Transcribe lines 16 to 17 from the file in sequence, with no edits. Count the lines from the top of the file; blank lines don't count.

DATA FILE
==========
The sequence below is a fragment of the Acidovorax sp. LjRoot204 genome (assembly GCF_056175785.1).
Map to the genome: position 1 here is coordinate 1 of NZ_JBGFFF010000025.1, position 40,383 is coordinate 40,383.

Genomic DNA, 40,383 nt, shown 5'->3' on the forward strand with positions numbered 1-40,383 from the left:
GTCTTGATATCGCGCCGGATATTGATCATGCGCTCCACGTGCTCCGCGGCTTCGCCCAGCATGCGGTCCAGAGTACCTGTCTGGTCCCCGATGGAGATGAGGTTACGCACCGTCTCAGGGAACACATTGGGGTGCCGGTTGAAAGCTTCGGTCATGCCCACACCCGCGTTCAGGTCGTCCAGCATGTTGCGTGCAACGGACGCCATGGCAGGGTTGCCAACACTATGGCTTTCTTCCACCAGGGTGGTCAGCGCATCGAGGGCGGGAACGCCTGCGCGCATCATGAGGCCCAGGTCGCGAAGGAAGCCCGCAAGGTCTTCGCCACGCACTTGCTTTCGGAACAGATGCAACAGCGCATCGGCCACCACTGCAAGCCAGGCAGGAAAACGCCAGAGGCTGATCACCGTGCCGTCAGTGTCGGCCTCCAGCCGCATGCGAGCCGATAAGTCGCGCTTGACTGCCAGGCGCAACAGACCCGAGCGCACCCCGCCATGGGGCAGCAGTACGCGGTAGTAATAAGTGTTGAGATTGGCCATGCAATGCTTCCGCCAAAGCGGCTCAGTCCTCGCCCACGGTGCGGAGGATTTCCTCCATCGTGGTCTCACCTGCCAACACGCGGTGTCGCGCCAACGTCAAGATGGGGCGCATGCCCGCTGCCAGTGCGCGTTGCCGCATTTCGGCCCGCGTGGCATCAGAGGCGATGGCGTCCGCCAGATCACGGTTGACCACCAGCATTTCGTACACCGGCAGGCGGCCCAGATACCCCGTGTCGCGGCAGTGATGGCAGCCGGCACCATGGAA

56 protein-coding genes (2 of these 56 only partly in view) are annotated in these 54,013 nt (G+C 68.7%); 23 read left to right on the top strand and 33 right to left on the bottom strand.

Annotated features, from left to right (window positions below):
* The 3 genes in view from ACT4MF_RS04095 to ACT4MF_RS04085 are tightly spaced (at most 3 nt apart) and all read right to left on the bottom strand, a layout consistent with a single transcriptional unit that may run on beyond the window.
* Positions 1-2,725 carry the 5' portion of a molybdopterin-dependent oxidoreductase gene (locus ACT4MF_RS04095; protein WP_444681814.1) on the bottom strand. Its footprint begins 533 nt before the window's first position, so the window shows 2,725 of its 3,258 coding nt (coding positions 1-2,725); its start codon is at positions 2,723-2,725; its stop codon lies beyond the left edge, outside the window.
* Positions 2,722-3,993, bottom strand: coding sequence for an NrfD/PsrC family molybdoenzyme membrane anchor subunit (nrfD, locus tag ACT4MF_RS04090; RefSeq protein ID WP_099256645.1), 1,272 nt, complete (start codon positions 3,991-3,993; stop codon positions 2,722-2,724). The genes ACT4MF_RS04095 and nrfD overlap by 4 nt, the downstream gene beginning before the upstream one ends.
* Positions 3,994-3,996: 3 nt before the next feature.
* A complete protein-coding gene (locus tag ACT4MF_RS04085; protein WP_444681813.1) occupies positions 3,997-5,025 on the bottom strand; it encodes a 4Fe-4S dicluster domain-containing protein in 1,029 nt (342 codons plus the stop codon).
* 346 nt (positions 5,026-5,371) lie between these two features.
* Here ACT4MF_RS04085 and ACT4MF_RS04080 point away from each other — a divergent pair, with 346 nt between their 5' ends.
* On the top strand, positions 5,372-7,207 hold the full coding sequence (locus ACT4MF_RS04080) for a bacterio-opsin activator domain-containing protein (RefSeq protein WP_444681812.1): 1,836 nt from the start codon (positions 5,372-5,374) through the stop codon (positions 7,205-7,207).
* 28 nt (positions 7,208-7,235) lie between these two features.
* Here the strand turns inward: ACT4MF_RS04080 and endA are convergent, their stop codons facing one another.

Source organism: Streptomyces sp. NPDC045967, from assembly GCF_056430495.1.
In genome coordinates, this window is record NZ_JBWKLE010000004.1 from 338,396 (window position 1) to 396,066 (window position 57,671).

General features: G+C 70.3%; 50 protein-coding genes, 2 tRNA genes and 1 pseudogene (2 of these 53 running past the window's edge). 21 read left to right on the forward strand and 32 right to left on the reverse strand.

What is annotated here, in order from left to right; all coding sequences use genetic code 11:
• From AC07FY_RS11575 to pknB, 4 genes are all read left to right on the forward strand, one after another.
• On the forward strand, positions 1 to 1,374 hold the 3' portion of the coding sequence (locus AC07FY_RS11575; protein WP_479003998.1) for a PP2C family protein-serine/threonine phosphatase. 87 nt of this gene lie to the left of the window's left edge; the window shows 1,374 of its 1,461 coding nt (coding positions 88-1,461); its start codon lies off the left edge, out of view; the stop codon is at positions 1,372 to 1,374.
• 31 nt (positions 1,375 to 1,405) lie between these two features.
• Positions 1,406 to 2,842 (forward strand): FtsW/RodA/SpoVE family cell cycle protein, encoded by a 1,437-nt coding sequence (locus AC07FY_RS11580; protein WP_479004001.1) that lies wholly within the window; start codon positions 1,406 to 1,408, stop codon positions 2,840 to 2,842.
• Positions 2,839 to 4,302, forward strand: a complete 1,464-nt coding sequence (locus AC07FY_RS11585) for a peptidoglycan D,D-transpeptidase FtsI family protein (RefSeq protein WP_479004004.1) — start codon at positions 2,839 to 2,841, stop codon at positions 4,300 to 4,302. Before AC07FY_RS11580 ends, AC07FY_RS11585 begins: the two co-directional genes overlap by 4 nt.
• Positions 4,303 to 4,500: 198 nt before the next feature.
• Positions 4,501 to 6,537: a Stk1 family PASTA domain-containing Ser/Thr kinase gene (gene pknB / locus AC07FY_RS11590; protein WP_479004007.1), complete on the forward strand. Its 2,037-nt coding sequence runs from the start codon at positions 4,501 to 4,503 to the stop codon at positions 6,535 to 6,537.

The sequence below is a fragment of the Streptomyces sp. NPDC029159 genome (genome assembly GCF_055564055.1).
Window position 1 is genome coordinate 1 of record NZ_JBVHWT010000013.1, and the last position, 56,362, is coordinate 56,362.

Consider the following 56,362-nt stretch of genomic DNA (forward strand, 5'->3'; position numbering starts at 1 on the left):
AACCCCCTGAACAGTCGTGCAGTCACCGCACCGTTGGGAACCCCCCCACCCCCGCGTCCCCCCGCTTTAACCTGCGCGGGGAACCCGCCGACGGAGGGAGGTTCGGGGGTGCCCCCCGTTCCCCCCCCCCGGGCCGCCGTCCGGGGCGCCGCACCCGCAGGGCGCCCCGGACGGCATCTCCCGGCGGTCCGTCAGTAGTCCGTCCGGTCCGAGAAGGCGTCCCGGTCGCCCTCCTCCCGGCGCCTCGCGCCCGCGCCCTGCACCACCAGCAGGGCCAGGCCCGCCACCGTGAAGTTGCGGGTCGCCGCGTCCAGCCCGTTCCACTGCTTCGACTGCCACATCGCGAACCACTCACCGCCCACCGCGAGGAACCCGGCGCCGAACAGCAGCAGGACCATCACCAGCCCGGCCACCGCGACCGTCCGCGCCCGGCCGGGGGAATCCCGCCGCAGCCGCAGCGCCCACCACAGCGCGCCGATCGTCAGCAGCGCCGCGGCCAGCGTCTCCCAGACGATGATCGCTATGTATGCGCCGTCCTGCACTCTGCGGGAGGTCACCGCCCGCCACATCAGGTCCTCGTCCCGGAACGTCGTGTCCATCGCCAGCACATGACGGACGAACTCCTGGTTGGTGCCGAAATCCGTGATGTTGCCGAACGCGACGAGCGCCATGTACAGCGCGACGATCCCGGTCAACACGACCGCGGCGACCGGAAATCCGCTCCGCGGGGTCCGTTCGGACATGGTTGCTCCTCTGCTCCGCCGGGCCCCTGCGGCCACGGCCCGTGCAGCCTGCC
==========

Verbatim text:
* Here the strand turns inward: ACT4MF_RS04080 and endA are convergent, their stop codons facing one another.

Source organism: Streptomyces sp. NPDC045967, from assembly GCF_056430495.1.